NBN CEO Bill Morrow has denied suggestions that he proposed that the company dump its use of fibre to the node (FTTN) and hybrid fibre-coaxial (HFC) in favour of fibre to the curb (FTTC).
A Senate Estimates yesterday hearing featured extensive probing of a presentation by the NBN chief executive to communications minister Senator Mitch Fifield more than two years ago. Morrow said that the presentation included a “high level” analysis of the costs of three options: The government switching its planned HFC rollout to FTTC, putting a cap the then-existing FTTN build and using FTTC instead, and dumping both HFC and FTTN in favour of the newer FTTC technology.
Morrow initially revealed details of the presentation last month at another Estimates hearing when he told senators that he had a discussion with the government “about if the government wanted to have more of a singular type of technology, a fibre to the curb type technology, here are the consequences. Here's how long people would have to wait longer than they would otherwise. Here’s how much more peak funding that we would need to be able to deliver that.”
“That is a discussion that we did have,” Morrow said.
“There was a never a proposal made, but what there was, was as we saw the different technologies that emerged that weren’t available at the time the plan was put together we felt it was our obligation and duty to present this to the shareholders as now new alternatives should they want to go down a different path,” Morrow said at last night’s hearing.
“And so we presented this in the format of whether or not they wanted to change out the existing infrastructure to deploy FTTC or whether they wanted to change out either one of them — being FTTN or HFC,” the CEO said.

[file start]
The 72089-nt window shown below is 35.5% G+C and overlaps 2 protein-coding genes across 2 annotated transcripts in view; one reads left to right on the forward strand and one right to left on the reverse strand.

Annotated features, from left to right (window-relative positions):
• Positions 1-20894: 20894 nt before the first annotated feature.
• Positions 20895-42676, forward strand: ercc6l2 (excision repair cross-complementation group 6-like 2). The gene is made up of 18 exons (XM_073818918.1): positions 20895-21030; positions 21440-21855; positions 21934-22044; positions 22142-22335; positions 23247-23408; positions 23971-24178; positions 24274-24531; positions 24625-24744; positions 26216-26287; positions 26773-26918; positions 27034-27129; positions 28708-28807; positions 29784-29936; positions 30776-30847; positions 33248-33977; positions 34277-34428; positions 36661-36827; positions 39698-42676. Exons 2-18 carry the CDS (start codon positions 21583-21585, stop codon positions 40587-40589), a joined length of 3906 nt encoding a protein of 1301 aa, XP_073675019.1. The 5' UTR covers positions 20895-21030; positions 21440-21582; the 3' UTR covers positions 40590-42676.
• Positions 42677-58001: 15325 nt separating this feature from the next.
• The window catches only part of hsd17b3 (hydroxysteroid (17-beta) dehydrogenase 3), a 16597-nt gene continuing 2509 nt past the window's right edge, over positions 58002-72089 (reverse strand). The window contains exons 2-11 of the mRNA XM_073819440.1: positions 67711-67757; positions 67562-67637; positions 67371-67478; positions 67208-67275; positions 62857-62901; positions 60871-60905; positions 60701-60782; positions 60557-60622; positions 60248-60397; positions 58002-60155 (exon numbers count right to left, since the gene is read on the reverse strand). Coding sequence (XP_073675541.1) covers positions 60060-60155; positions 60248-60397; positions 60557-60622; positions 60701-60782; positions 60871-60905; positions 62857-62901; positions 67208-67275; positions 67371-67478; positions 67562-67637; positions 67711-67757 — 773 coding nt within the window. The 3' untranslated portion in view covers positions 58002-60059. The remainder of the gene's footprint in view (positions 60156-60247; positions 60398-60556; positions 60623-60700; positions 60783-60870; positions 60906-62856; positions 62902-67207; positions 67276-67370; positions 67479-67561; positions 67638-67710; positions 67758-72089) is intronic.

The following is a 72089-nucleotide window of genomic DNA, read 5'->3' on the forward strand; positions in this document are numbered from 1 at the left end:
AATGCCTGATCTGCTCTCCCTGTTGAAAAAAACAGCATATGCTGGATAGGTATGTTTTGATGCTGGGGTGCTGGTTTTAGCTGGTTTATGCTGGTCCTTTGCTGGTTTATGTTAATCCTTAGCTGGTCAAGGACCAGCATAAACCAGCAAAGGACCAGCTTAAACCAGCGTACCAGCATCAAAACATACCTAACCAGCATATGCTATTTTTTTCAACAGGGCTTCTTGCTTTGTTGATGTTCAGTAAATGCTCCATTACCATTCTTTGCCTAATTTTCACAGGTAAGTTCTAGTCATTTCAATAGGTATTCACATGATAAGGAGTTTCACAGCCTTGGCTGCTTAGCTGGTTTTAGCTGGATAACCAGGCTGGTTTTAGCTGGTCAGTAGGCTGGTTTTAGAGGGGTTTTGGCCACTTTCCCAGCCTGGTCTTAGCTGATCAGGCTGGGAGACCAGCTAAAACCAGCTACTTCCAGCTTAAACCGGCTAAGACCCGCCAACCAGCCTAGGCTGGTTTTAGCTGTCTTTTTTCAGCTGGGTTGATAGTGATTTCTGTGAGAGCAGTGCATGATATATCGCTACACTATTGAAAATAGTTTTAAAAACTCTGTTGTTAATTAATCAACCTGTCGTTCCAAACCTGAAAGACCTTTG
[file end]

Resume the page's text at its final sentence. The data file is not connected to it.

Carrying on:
Morrow reaffirmed NBN’s position that it is “technology agnostic” with regards to the rollout of the network.
“NBN do scenario planning... they provide presentations to government, but there was not a proposition put to government to follow a particular path,” Fifield told the hearing. The decision to dump HFC and FTTN “would have delayed the rollout of the NBN,” the minister said.
NBN is “technology agnostic” within the funding envelope and 2020 rollout deadline set by the government, Fifield said.
“NBN, as is entirely appropriate, are constantly looking at options and scenarios,” the minister said. “NBN did not make a recommendation to government... and it would have added cost and would have delayed the roll out of the NBN.”
“Substantially higher costs for the NBN would have translated through to higher costs for customers,” Fifield said.
“It was close to the time that we were discovering that FTTC is a real technology that may take hold in several countries around the world and that we could consider that as an alternative,” Morrow said. The CEO said NBN already knew that it would use FTTC in a “limited application” — for those homes where FTTN connections would not be capable of at least 25Mbps.
Morrow told last night’s hearing that NBN has “no plans at this point” to increase the level of FTTC being rolled out. The company currently expects to connect around 1.5 million homes and businesses using the technology.
In April NBN announced that it was boosting by 440,000 the number of premises earmarked for FTTC, with most of the additional premises having previously been expected to be hooked up with HFC or FTTN.
As of the end of March, some 1,047 premises with FTTC connections were able to order NBN services. NBN only launched commercial FTTC services in April.